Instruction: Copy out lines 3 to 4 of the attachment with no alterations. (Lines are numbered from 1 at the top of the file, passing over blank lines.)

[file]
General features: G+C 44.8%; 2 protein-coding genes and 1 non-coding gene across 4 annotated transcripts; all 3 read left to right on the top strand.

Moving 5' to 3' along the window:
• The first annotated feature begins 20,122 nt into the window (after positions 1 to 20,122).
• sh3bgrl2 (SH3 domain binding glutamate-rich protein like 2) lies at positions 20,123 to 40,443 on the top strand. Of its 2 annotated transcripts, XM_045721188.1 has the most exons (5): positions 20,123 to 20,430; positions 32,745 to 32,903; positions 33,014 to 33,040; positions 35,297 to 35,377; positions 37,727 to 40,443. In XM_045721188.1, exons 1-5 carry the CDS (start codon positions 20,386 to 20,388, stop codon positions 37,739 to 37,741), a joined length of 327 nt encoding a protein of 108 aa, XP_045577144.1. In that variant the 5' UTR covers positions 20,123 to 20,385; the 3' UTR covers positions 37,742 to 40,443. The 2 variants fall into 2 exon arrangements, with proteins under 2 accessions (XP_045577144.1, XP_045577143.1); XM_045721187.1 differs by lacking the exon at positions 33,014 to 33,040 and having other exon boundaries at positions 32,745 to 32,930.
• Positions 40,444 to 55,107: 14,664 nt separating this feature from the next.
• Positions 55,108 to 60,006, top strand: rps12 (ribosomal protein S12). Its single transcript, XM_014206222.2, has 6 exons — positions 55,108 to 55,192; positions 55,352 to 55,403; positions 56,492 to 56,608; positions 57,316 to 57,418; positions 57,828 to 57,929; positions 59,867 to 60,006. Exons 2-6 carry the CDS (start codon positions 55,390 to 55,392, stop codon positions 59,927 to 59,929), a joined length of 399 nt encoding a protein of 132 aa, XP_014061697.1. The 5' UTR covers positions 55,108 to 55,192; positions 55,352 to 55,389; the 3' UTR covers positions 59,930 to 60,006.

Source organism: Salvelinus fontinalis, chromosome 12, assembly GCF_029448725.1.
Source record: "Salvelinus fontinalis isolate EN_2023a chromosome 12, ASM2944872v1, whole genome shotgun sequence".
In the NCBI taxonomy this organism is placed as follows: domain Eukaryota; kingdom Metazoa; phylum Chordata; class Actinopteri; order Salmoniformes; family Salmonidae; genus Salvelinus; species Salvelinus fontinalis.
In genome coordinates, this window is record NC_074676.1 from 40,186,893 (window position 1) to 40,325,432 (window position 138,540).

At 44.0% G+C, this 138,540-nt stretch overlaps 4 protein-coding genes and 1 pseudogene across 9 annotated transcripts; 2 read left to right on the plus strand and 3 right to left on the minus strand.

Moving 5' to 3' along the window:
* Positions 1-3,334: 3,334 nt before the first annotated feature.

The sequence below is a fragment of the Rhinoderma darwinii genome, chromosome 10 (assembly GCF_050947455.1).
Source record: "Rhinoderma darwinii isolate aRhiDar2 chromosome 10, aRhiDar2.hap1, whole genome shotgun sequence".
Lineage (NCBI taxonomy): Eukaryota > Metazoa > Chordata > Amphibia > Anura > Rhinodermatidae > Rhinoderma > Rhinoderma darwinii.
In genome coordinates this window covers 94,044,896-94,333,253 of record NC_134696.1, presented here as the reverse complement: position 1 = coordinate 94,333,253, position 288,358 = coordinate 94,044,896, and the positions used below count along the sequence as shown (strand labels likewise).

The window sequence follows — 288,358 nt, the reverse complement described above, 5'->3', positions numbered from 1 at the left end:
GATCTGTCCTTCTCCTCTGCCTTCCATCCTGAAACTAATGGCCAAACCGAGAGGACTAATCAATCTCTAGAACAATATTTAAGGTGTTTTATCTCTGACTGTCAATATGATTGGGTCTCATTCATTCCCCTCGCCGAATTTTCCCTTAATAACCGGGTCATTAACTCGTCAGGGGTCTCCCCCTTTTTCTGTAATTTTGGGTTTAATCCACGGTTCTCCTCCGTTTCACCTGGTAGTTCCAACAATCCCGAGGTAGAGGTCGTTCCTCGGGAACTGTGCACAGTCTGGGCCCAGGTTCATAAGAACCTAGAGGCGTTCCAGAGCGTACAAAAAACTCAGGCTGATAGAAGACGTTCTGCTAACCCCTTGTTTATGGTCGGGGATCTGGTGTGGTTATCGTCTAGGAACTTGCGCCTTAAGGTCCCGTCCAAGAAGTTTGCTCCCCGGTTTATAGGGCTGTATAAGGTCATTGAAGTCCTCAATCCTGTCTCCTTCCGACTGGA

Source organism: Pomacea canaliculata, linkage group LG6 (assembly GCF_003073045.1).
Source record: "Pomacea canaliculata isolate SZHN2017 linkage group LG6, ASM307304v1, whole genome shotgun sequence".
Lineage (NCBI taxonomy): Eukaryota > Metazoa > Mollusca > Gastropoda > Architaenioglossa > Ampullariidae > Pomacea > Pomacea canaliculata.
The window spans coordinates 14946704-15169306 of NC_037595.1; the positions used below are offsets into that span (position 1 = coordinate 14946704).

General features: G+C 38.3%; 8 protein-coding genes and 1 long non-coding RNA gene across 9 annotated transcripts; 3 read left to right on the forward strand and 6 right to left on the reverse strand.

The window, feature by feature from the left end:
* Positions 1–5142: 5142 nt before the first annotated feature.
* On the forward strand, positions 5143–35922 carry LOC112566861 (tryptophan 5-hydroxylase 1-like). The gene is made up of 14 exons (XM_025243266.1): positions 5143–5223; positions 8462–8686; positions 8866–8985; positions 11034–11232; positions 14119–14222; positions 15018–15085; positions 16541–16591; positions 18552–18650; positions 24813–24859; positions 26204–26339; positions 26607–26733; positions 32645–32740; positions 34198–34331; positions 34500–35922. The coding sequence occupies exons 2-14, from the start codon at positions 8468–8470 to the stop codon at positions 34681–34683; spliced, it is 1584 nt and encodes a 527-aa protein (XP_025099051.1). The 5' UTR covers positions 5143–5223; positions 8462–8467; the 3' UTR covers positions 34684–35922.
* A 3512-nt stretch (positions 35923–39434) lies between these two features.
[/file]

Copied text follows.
• The first annotated feature begins 20,122 nt into the window (after positions 1 to 20,122).
• sh3bgrl2 (SH3 domain binding glutamate-rich protein like 2) lies at positions 20,123 to 40,443 on the top strand. Of its 2 annotated transcripts, XM_045721188.1 has the most exons (5): positions 20,123 to 20,430; positions 32,745 to 32,903; positions 33,014 to 33,040; positions 35,297 to 35,377; positions 37,727 to 40,443. In XM_045721188.1, exons 1-5 carry the CDS (start codon positions 20,386 to 20,388, stop codon positions 37,739 to 37,741), a joined length of 327 nt encoding a protein of 108 aa, XP_045577144.1. In that variant the 5' UTR covers positions 20,123 to 20,385; the 3' UTR covers positions 37,742 to 40,443. The 2 variants fall into 2 exon arrangements, with proteins under 2 accessions (XP_045577144.1, XP_045577143.1); XM_045721187.1 differs by lacking the exon at positions 33,014 to 33,040 and having other exon boundaries at positions 32,745 to 32,930.